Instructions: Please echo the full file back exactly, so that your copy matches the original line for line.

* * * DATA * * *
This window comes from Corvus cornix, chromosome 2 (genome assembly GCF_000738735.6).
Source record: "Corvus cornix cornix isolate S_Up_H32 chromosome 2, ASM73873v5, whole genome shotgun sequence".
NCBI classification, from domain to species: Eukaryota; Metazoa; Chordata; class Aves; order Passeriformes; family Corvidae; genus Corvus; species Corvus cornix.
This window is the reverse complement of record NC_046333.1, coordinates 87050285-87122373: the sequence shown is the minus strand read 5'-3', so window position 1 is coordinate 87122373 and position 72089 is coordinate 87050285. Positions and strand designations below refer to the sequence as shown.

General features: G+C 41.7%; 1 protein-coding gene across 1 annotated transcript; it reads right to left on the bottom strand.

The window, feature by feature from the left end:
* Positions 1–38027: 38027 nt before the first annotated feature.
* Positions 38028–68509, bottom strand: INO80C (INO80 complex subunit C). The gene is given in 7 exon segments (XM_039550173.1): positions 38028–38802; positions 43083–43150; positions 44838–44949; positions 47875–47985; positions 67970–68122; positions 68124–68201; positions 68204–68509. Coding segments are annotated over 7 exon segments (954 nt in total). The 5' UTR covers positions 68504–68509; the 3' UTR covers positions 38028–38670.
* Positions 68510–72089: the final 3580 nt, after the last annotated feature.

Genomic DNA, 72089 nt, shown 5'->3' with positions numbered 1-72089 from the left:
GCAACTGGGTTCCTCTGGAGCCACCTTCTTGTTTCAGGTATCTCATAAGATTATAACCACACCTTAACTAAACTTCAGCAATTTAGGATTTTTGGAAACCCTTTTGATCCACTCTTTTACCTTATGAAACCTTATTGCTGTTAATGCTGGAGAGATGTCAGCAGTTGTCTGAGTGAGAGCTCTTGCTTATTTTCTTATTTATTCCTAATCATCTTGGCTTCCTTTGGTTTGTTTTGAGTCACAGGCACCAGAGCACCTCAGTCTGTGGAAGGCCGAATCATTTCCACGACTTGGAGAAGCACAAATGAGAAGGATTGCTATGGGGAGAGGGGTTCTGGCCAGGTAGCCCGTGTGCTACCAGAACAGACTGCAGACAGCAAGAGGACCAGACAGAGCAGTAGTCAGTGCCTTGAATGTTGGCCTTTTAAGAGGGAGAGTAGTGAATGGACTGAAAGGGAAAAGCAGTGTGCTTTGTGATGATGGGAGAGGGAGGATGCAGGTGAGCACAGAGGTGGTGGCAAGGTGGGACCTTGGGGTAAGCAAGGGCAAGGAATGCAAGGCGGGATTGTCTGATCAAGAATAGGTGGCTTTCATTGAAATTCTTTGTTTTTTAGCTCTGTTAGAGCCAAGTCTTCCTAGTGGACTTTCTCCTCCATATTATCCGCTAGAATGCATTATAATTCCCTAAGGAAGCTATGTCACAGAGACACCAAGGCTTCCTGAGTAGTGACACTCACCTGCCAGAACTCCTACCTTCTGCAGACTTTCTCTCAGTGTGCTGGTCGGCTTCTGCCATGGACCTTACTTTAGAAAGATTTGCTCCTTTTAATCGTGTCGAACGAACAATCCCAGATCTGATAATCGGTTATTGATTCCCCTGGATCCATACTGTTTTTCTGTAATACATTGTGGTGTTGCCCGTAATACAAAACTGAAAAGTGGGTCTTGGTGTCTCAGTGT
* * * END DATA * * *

This window comes from Corvus cornix, chromosome 2 (genome assembly GCF_000738735.6).
Source record: "Corvus cornix cornix isolate S_Up_H32 chromosome 2, ASM73873v5, whole genome shotgun sequence".
NCBI classification, from domain to species: Eukaryota; Metazoa; Chordata; class Aves; order Passeriformes; family Corvidae; genus Corvus; species Corvus cornix.
This window is the reverse complement of record NC_046333.1, coordinates 87050285-87122373: the sequence shown is the minus strand read 5'-3', so window position 1 is coordinate 87122373 and position 72089 is coordinate 87050285. Positions and strand designations below refer to the sequence as shown.

General features: G+C 41.7%; 1 protein-coding gene across 1 annotated transcript; it reads right to left on the bottom strand.

The window, feature by feature from the left end:
* Positions 1–38027: 38027 nt before the first annotated feature.
* Positions 38028–68509, bottom strand: INO80C (INO80 complex subunit C). The gene is given in 7 exon segments (XM_039550173.1): positions 38028–38802; positions 43083–43150; positions 44838–44949; positions 47875–47985; positions 67970–68122; positions 68124–68201; positions 68204–68509. Coding segments are annotated over 7 exon segments (954 nt in total). The 5' UTR covers positions 68504–68509; the 3' UTR covers positions 38028–38670.
* Positions 68510–72089: the final 3580 nt, after the last annotated feature.

Genomic DNA, 72089 nt, shown 5'->3' with positions numbered 1-72089 from the left:
GCAACTGGGTTCCTCTGGAGCCACCTTCTTGTTTCAGGTATCTCATAAGATTATAACCACACCTTAACTAAACTTCAGCAATTTAGGATTTTTGGAAACCCTTTTGATCCACTCTTTTACCTTATGAAACCTTATTGCTGTTAATGCTGGAGAGATGTCAGCAGTTGTCTGAGTGAGAGCTCTTGCTTATTTTCTTATTTATTCCTAATCATCTTGGCTTCCTTTGGTTTGTTTTGAGTCACAGGCACCAGAGCACCTCAGTCTGTGGAAGGCCGAATCATTTCCACGACTTGGAGAAGCACAAATGAGAAGGATTGCTATGGGGAGAGGGGTTCTGGCCAGGTAGCCCGTGTGCTACCAGAACAGACTGCAGACAGCAAGAGGACCAGACAGAGCAGTAGTCAGTGCCTTGAATGTTGGCCTTTTAAGAGGGAGAGTAGTGAATGGACTGAAAGGGAAAAGCAGTGTGCTTTGTGATGATGGGAGAGGGAGGATGCAGGTGAGCACAGAGGTGGTGGCAAGGTGGGACCTTGGGGTAAGCAAGGGCAAGGAATGCAAGGCGGGATTGTCTGATCAAGAATAGGTGGCTTTCATTGAAATTCTTTGTTTTTTAGCTCTGTTAGAGCCAAGTCTTCCTAGTGGACTTTCTCCTCCATATTATCCGCTAGAATGCATTATAATTCCCTAAGGAAGCTATGTCACAGAGACACCAAGGCTTCCTGAGTAGTGACACTCACCTGCCAGAACTCCTACCTTCTGCAGACTTTCTCTCAGTGTGCTGGTCGGCTTCTGCCATGGACCTTACTTTAGAAAGATTTGCTCCTTTTAATCGTGTCGAACGAACAATCCCAGATCTGATAATCGGTTATTGATTCCCCTGGATCCATACTGTTTTTCTGTAATACATTGTGGTGTTGCCCGTAATACAAAACTGAAAAGTGGGTCTTGGTGTCTCAGTGT